Steve Crow
Saxophone Specialist
◉ Repairs ◉ Modifications ◉ Tuning
Phone:0113 4400987
Mobile:07899 001099
Email:

Extras

New landline

01484 900788

078 99 00 10 99

stevecrowsax [at] gmail [dot] com
info [at] stevecrow [dot] co [dot] uk

 

 

Dean Masser is a tenor saxophonist who is continuing the legacy of the greatest exponents of the instrument in the jazz idiom.

From an early age, Dean was exposed to the music of Duke Ellington and Count Basie, and the sounds of players like Ben Webster, Lester Young and Eddie Lockjaw Davis.

When he started to play saxophone in his teens, he was drawn to the big-toned, hard swinging style of Dexter Gordon, and later Sonny Rollins, John Coltrane, Johnny Griffin, Stanley Turrentine et al.

After studying at the City of Leeds College of Music for three years, emerging as saxophone prizewinner, he became a member of the Jack Parnell Quartet, which recorded a live album during a week-long stint at Ronnie Scott’s.

Since then, Dean has played alongside many of the leading names in British jazz at numerous venues and festivals. He has many television and radio appearances to his credit, and released his first album as leader in 2010.                                                                                    


 

Lara James is widely recognised as Wales'

foremost classical saxophonist and her varied

work as a musician extends from contemporary

classical to many other genres.


 

ROB BUCKLAND is internationally acclaimed as one of the most distinctive and versatile Saxophonists of his generation. Appearing as concerto and recital soloist, with his Equivox Trio (with pianist Peter Lawson and percussionist Simone Rebello), and with the Apollo Saxophone Quartet, Rob performs throughout the UK, Europe and Japan. Recent highlights include the British Premiere of Jacob TV’s Saxophone Concerto in May 2009, a solo performance of John Williams’ Concerto “Escapades” with the RLPO in Feb 09, and CBSO in Oct 09, a performance of Sir Harrison Birtwistle’s “Panic” Concerto at the Royal Festival Hall in London, at the invitation of the composer, a gala concerto performance by invitation at the 14th World Saxophone Congress in Slovenia, a performance with the Macau Chamber Orchestra and three performances with the Chinese National Symphony Orchestra in Beijing in the orchestra’s prestigious new-year concerts in Beijing, televised and broadcast to 1.5 million people. Forthcoming Concerto performances include the premiere of the orchestral version of Andy Scott’s Dark Rain (a double concerto written for him and John Harle) in the spring of 2010, and a performance of John William’s escapades with the Orchestra of Opera North in Feb 2010.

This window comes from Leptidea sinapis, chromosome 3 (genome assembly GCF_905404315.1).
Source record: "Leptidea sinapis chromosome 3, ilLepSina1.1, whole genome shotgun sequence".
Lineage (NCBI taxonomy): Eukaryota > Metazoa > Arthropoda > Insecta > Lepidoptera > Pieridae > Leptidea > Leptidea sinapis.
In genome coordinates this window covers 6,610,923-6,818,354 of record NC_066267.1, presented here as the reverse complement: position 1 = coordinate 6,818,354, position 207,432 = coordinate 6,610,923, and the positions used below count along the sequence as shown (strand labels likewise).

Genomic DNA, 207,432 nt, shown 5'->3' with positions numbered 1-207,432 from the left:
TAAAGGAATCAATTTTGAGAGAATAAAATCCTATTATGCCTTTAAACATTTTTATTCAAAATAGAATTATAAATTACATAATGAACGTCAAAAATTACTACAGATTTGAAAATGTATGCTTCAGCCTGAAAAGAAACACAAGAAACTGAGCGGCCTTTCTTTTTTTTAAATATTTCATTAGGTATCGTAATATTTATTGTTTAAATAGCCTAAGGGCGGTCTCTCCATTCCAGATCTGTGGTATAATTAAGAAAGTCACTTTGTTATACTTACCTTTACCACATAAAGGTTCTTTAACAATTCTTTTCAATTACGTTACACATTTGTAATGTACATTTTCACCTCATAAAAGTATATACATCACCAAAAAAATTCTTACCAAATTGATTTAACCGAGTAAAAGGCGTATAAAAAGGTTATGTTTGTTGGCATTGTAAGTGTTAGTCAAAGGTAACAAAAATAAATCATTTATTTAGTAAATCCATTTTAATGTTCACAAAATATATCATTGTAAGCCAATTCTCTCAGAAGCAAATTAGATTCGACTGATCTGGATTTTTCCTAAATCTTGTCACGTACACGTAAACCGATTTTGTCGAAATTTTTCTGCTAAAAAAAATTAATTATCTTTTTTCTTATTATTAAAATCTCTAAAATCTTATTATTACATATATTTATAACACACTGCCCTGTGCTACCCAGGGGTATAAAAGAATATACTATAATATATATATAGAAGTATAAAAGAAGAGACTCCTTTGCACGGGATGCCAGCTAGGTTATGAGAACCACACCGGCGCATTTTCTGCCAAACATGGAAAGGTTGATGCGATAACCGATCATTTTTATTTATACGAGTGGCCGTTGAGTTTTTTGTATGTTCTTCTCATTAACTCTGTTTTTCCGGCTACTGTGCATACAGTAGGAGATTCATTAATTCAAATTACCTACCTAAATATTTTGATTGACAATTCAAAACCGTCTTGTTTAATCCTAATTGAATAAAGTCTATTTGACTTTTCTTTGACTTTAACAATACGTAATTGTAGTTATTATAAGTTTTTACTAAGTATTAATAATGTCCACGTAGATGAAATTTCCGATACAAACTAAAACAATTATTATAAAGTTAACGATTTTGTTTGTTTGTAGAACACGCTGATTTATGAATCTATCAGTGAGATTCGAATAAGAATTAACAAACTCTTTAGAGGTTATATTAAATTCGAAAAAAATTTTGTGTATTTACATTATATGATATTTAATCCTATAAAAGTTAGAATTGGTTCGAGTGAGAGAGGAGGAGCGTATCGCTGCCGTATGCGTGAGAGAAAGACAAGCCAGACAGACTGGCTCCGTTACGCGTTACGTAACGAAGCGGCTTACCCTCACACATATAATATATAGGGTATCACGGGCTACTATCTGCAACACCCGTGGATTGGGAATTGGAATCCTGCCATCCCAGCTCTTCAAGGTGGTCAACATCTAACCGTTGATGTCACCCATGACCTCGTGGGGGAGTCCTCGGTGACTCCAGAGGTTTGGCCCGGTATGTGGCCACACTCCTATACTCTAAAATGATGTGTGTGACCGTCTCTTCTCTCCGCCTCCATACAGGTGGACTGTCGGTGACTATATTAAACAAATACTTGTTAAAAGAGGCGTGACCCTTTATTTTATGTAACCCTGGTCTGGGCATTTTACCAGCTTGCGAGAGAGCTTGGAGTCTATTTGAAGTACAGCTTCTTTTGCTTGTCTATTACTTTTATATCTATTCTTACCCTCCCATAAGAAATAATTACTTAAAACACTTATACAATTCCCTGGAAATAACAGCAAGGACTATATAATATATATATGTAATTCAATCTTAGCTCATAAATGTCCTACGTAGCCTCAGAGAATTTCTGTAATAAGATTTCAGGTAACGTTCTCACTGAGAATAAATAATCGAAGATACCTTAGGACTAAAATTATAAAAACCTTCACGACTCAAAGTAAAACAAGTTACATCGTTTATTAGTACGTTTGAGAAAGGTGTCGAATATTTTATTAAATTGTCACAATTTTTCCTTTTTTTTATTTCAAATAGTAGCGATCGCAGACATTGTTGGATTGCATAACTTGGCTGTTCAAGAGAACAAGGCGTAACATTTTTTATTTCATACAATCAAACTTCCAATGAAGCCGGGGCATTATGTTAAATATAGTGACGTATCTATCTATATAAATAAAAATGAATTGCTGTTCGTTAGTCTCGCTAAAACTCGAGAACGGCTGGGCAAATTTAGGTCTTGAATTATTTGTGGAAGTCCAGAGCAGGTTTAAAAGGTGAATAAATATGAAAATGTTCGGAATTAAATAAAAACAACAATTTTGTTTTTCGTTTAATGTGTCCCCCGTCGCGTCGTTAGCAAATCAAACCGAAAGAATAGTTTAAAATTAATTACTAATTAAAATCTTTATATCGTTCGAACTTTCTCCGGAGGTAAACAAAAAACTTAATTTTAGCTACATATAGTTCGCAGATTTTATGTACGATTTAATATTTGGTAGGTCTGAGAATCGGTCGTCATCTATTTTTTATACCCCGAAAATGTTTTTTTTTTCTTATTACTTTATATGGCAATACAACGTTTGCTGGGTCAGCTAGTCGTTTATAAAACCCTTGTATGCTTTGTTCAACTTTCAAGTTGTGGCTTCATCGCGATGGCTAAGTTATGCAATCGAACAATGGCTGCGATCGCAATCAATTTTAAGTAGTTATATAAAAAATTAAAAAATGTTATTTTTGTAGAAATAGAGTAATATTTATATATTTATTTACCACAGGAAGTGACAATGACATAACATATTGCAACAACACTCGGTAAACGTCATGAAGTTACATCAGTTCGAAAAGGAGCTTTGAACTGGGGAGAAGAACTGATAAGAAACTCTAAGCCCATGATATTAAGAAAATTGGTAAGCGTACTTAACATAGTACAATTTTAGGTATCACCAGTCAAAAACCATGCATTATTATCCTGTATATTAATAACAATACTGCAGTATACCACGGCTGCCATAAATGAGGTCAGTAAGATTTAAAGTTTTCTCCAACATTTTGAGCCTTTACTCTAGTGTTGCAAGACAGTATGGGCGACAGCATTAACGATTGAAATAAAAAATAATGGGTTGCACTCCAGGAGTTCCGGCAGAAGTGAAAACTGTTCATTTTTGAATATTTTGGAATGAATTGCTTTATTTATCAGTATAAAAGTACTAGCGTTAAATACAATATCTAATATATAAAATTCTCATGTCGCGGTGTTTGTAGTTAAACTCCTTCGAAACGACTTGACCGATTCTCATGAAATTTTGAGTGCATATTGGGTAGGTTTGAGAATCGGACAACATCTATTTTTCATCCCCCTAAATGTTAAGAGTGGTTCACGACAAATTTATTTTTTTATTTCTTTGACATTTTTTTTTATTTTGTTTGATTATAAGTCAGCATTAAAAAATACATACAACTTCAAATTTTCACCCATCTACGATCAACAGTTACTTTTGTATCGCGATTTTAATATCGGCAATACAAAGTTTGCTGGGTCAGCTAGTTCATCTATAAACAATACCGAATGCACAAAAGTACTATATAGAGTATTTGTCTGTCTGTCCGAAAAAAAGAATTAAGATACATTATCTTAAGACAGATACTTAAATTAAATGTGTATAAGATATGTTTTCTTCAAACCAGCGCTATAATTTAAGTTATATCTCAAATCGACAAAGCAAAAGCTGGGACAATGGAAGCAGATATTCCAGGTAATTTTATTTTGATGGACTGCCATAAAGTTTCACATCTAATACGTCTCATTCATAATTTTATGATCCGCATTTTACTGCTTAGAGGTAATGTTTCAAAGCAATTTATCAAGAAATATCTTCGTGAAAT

Andy Scott is a respected educator. As well as directing all size ensembles, giving workshops and master classes in composition, improvisation and ensemble technique at schools, colleges and universities across the UK, Andy is Tutor of Saxophone at the Royal Northern College of Music, and Saxophone Consultant at the Royal Welsh College of Music and Drama.
 

 

 


 

Mike Hall

Mike has been an active musician for thirty-five years. After playing the Mozart Clarinet Concerto with the Edinburgh Schools Symphony Orchestra he moved to saxophone with the National Youth Jazz Orchestra and to make frequent national broadcasts with composer/pianist Michael Garrick with whom he toured Malaysia in 1995.

Mike turned professional in 1993. Now, heading Jazz Studies at the RNCM, Mike teaches jazz improvisation, theory, history, saxophone and directs the RNCM Big Band and Jazz Collective. He also maintains a busy performance schedule all over the country.


Dave  o'higgins

“A stunning player in the neo-bop vein, with an apparently effortless flow of coherent ideas, beautiful time and a highly developed harmonic sense.”

JAZZ GUIDE

Dave has played over the years with “everyone and their auntie” from Martin Taylor to Ray Charles, Matthew Herbert to Salif Keita. He has also done a fair amount of studio work (jingles, pop stuff, films, library), composes & arranges for jazz ensembles of all sizes, and teaches saxophone & harmony at the London Centre for Contemporary Music and Goldsmiths College.

 

 


Paul Dunmall